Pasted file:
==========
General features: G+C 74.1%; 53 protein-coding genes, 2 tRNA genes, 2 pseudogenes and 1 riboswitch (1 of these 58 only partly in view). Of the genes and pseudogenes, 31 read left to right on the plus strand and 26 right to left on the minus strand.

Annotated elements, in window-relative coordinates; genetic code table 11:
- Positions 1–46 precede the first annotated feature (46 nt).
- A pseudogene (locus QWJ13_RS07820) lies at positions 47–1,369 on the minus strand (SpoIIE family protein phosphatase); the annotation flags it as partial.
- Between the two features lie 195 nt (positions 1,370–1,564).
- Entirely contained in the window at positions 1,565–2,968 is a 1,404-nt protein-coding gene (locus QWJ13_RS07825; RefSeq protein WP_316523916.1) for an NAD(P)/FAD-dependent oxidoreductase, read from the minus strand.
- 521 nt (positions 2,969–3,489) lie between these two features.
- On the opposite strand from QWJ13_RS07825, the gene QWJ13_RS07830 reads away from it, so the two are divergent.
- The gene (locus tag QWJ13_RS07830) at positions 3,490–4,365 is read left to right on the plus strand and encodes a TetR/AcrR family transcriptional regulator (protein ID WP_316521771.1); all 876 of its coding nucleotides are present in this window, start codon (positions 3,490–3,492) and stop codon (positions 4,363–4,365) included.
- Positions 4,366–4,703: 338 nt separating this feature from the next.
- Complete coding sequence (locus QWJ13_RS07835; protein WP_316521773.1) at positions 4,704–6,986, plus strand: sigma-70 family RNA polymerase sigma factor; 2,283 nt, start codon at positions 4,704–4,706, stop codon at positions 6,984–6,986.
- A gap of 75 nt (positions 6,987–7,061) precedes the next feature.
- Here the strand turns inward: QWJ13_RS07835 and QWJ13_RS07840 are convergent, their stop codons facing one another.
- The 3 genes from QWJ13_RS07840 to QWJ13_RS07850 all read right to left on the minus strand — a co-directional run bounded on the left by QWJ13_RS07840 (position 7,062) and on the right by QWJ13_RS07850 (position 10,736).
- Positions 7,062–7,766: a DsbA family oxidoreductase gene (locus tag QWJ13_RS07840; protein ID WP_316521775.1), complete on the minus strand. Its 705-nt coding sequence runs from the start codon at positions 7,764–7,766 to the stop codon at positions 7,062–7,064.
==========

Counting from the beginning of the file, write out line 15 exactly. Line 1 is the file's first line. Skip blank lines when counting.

- Positions 7,062–7,766: a DsbA family oxidoreductase gene (locus tag QWJ13_RS07840; protein ID WP_316521775.1), complete on the minus strand. Its 705-nt coding sequence runs from the start codon at positions 7,764–7,766 to the stop codon at positions 7,062–7,064.